Still, even if the company does go belly-up and never makes the Atlantic, it’s hard to see the rest of auto industry missing much of a beat. Automakers are well aware of the challenges regarding the public’s adoption of electric vehicles, namely high battery costs and the limited range of all-electrics. Fisker’s demise can be blamed on plenty of factors specific to its situation. Without the government loan, it would be just another plug-in auto startup that hit a wall trying to get market traction. At least five plug-in carmakers have failed to get beyond early prototypes in the past three years, a sign of how difficult it is to crack into the auto market. You can’t say that Fisker’s core powertrain technology was fundamentally flawed, because other automakers already use or plan to use the same approach.
In terms of policy, it’s become a conservative talking point that the government should stick to funding basic research and not provide loans to help grow young companies. But there’s still a case to be made for some role of government in advancing technologies with economic and societal benefits. Banks are wary of loaning money for first-of-a-kind projects to young companies because there’s substantial risk. Without some policy mechanism to scale up alternative energy and efficiency technologies, many business ideas that would help make our energy system cleaner will likely never make it beyond the labs or drawing boards. It’s worth noting that the DOE loan guarantee programs were crafted and authorized under President George W. Bush.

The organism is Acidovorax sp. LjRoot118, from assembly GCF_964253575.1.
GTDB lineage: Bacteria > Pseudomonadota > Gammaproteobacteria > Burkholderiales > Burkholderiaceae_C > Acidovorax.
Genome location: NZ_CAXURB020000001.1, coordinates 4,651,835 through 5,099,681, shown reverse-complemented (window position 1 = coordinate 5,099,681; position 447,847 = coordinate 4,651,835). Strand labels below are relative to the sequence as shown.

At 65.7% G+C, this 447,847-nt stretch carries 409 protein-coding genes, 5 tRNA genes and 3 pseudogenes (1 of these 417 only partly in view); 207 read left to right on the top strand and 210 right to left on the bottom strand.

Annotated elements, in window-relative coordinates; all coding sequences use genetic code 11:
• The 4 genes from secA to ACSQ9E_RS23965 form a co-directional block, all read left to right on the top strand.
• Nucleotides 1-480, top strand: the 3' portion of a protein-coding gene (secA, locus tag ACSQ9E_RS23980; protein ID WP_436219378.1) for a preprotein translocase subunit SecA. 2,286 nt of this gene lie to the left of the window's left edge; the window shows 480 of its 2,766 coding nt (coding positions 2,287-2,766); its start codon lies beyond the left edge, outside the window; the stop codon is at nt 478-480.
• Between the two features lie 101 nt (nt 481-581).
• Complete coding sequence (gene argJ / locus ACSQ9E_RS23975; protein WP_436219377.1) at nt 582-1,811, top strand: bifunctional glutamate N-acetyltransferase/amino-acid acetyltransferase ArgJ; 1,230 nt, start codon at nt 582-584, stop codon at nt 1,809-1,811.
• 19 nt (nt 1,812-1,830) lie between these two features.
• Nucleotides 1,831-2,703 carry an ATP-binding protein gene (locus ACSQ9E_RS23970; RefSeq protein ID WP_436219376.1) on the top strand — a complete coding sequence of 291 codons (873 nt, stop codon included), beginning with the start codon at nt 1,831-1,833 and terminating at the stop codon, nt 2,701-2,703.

Ford, Nissan, and Tesla Motors also received loans from this program and are on track to pay them back. But it now looks like Fisker will not. What’s an acceptable rate of failure? Is there a way to structure the program to guard against politicians’ desires to favor pet projects? Can the program be reformed to minimize taxpayer risk? These are valid questions Congress should be discussing. In fact, last week Republican senator Lisa Murkowski voiced optimism that the loan guarantee program could be preserved with some simple changes. But in today’s politicized environment around energy, it seems constructive conservations of this sort are rare.
Financially, the people with the most money to lose in the Fisker saga are private investors, not public taxpayers, whatever the partisan rhetoric. And if there’s a broader chilling effect from Fisker’s political woes, it may well be on innovators and investors. In the past two years, the Department of Energy hasn’t provided any more auto or renewable energy-related loans despite having billions of dollars available. No doubt, that’s partly because some loan applications were deemed too risky. But the withering attacks from politicos in the wake of failed companies could also help explain why loans have effectively stopped. With the loan guarantee program at a stand still, there’s one less source of capital to help bring new energy technologies to market. That’s a loss for everyone.
Martin LaMonica is an independent technology and science journalist. An unabashed energy geek and long-time tech industry reporter, he writes for MIT Technology Review and other publications.